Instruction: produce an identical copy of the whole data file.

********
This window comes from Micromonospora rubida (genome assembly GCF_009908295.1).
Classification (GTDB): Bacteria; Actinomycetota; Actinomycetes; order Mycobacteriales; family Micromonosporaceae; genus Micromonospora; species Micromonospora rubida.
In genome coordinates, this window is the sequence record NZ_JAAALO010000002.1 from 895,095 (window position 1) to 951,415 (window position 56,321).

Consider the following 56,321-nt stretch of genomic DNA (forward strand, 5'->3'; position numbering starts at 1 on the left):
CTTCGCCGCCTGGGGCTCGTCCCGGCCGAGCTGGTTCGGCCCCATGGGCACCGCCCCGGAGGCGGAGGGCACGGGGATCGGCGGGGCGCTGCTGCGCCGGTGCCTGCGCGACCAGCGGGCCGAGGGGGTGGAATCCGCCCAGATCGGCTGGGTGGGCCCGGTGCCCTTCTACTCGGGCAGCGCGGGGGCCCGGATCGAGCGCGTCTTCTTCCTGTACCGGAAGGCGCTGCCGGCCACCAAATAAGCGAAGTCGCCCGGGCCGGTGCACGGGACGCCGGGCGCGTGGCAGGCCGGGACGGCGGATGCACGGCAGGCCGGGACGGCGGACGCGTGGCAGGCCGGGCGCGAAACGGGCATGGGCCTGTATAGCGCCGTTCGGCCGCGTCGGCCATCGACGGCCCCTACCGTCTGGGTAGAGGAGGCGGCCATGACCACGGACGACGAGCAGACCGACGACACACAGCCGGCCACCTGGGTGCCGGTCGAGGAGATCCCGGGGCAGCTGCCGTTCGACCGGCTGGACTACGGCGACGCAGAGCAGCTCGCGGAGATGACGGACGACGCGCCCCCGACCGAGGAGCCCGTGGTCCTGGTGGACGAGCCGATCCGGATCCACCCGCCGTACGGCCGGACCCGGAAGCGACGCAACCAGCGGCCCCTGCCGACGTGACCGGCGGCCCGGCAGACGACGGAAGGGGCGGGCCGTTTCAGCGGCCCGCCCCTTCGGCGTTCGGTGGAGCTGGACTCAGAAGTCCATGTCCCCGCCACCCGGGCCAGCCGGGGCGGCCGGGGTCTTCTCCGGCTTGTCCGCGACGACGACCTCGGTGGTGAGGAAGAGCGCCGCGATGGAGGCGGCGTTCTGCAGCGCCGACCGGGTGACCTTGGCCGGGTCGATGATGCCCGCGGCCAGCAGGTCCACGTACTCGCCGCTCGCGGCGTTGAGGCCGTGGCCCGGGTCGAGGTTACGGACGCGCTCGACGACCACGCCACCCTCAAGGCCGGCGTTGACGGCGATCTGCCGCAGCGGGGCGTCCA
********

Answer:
This window comes from Micromonospora rubida (genome assembly GCF_009908295.1).
Classification (GTDB): Bacteria; Actinomycetota; Actinomycetes; order Mycobacteriales; family Micromonosporaceae; genus Micromonospora; species Micromonospora rubida.
In genome coordinates, this window is the sequence record NZ_JAAALO010000002.1 from 895,095 (window position 1) to 951,415 (window position 56,321).

Consider the following 56,321-nt stretch of genomic DNA (forward strand, 5'->3'; position numbering starts at 1 on the left):
CTTCGCCGCCTGGGGCTCGTCCCGGCCGAGCTGGTTCGGCCCCATGGGCACCGCCCCGGAGGCGGAGGGCACGGGGATCGGCGGGGCGCTGCTGCGCCGGTGCCTGCGCGACCAGCGGGCCGAGGGGGTGGAATCCGCCCAGATCGGCTGGGTGGGCCCGGTGCCCTTCTACTCGGGCAGCGCGGGGGCCCGGATCGAGCGCGTCTTCTTCCTGTACCGGAAGGCGCTGCCGGCCACCAAATAAGCGAAGTCGCCCGGGCCGGTGCACGGGACGCCGGGCGCGTGGCAGGCCGGGACGGCGGATGCACGGCAGGCCGGGACGGCGGACGCGTGGCAGGCCGGGCGCGAAACGGGCATGGGCCTGTATAGCGCCGTTCGGCCGCGTCGGCCATCGACGGCCCCTACCGTCTGGGTAGAGGAGGCGGCCATGACCACGGACGACGAGCAGACCGACGACACACAGCCGGCCACCTGGGTGCCGGTCGAGGAGATCCCGGGGCAGCTGCCGTTCGACCGGCTGGACTACGGCGACGCAGAGCAGCTCGCGGAGATGACGGACGACGCGCCCCCGACCGAGGAGCCCGTGGTCCTGGTGGACGAGCCGATCCGGATCCACCCGCCGTACGGCCGGACCCGGAAGCGACGCAACCAGCGGCCCCTGCCGACGTGACCGGCGGCCCGGCAGACGACGGAAGGGGCGGGCCGTTTCAGCGGCCCGCCCCTTCGGCGTTCGGTGGAGCTGGACTCAGAAGTCCATGTCCCCGCCACCCGGGCCAGCCGGGGCGGCCGGGGTCTTCTCCGGCTTGTCCGCGACGACGACCTCGGTGGTGAGGAAGAGCGCCGCGATGGAGGCGGCGTTCTGCAGCGCCGACCGGGTGACCTTGGCCGGGTCGATGATGCCCGCGGCCAGCAGGTCCACGTACTCGCCGCTCGCGGCGTTGAGGCCGTGGCCCGGGTCGAGGTTACGGACGCGCTCGACGACCACGCCACCCTCAAGGCCGGCGTTGACGGCGATCTGCCGCAGCGGGGCGTCCA